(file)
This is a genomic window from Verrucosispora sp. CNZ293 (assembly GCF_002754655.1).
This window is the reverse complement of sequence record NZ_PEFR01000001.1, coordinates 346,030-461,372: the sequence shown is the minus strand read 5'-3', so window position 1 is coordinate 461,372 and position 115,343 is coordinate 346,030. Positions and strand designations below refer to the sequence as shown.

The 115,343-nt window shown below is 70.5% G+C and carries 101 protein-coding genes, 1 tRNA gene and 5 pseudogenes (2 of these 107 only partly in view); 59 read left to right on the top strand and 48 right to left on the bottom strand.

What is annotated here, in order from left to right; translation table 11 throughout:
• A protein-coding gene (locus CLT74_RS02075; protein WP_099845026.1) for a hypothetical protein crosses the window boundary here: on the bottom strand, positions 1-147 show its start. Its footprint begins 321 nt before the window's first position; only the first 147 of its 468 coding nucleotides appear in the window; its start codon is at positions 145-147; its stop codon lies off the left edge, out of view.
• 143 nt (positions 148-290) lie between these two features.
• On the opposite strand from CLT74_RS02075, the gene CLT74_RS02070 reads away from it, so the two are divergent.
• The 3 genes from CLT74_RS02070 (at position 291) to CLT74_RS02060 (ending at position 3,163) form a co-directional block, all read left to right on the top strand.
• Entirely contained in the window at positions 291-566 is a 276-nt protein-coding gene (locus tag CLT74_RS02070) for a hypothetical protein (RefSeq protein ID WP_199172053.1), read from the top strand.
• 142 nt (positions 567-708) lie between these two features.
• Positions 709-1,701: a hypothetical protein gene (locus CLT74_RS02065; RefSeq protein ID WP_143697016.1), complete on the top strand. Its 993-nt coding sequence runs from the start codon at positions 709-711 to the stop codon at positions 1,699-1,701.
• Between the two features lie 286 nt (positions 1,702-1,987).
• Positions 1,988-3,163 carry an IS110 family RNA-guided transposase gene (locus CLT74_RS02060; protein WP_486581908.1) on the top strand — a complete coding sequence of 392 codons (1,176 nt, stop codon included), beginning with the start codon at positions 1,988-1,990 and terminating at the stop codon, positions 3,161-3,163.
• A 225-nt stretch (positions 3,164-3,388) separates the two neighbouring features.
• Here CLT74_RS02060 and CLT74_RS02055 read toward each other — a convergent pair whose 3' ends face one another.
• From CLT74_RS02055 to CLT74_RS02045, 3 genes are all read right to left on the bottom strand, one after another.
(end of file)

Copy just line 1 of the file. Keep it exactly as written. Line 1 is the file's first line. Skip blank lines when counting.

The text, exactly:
This is a genomic window from Verrucosispora sp. CNZ293 (assembly GCF_002754655.1).